Fargo revolves around Lester Nygaard (Martin Freeman), an insurance agent in the small town of Bemidji, where the story is set. Meek Lester’s been picked on his whole life and tolerated it with self-deprecation. But something is building up, and when childhood bully Sam Hess sends him to the hospital (accidentally), Lester meets Lorne Malvo (Billy Bob Thornton), a dangerous drifter, killer and a man who takes pleasure in toying with people. Lorne tells Lester that he needs to stand up for himself, that life is beating him down. Say the word and I’ll kill Sam for you, Lorne tells Lester. In the trademark fumbling and verbal stops and starts that fuel Fargo, Lester inadvertently gives the go-ahead.
And we’re off.
Like the original film, Fargo is essentially without mystery. The point of Fargo is not to solve a whodunit. In that sense, there are no spoilers because there’s not supposed to be spoilers. Lester, perhaps fueled by the darkness of Lorne, finally snaps at his overbearing wife who nags him incessantly, killing her with a hammer. Shocked by his ability to lash out, Lester calls Lorne to help him mop up — and even more hell breaks loose.
Local police officer Molly Solverson (the wonderful Allison Tolman) and the rest of the mostly ineffectual Bemidji police force are now on the case, including Deputy Bill Oswalt (Bob Odenkirk). In nearby Duluth, police officer Gus Grimly (Colin Hanks), who has been raising his young daughter as a single father, comes face to face with evil — a traffic stop of Malvo — and must make a decision about what’s important in life.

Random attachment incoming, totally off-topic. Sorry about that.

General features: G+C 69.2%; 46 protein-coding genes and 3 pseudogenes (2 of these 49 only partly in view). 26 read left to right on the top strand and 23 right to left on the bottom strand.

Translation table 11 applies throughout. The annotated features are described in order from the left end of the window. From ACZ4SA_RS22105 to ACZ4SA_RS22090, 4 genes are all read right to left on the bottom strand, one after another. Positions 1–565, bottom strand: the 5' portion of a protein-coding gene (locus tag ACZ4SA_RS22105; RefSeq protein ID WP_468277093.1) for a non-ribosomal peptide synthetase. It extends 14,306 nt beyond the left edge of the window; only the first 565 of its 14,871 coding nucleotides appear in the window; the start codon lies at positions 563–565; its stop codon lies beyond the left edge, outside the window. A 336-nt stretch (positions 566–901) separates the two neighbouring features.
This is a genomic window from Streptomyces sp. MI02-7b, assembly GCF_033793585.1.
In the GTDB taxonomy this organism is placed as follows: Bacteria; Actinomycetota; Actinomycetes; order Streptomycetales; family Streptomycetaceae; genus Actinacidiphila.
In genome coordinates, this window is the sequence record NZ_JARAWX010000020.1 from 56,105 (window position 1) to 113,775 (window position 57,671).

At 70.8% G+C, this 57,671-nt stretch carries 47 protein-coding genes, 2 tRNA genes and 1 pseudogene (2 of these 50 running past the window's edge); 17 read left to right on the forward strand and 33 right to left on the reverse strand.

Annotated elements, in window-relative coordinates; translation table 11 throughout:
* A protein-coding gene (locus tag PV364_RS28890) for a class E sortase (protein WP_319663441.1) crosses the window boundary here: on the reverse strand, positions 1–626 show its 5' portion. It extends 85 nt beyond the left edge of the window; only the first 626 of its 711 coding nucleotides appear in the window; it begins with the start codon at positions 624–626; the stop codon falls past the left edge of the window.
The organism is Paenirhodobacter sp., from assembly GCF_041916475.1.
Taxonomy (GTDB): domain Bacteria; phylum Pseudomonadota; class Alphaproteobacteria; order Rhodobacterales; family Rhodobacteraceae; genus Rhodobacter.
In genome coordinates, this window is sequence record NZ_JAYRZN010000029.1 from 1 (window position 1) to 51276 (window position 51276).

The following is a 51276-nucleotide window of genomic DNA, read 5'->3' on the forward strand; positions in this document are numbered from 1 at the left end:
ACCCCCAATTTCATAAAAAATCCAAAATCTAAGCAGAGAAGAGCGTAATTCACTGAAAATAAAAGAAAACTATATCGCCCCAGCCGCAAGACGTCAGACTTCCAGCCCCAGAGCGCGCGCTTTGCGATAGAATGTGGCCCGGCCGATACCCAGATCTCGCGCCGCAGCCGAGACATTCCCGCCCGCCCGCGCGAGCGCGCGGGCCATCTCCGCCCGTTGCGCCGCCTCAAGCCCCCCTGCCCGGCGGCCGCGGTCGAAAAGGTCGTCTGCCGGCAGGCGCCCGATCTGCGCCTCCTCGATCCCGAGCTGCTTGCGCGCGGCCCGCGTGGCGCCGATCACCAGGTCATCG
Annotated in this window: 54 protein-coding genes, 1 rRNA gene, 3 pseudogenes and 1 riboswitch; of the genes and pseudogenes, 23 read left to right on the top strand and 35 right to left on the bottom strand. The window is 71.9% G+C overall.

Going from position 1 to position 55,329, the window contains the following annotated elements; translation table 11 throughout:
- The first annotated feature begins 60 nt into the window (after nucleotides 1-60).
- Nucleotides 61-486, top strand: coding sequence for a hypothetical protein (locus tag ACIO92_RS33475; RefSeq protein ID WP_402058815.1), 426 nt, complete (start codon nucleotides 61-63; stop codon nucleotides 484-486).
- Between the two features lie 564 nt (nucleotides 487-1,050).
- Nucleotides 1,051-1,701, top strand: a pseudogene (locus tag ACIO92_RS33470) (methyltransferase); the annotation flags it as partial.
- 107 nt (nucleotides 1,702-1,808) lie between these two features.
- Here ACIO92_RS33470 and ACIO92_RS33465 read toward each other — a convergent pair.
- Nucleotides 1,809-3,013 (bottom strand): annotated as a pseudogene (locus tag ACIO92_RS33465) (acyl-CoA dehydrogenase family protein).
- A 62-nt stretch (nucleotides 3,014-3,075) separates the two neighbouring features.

Although Fargo is funnier (and just plainly more fun) than it is overtly dramatic, what the series does well is address the notion of good vs. evil in small, potently telling ways. The Malvo-Grimly scene is almost a modern-day Grim Reaper moment, where a good man unmistakably catches a glimpse of darkness, but is given a chance to consider an action before taking it. Either way, he might not recover from the decision.
The cast on Fargo is superb, but none more so than Thornton, who is absolutely magnetic as the calm killer with a penchant for wry observation. The killing of Hess gets the attention of the Fargo syndicate (trucking is dangerous, people) and they send down two contract killers to find the person who did it and dispose of them. Encapsulating everything that is joyously weird about Fargo, the killers are the dangerous — and deaf — Mr. Wrench (Russell Harvard) and his partner and translator, Mr. Numbers (Adam Goldberg).
The four episodes that FX sent are a testament to Hawley’s bold belief that he could tackle such an original piece of cinema and make it work on the small screen (Hawley wrote all 10 episodes. A second season, which he has already started thinking about, will be another true crime story featuring an entirely different cast.)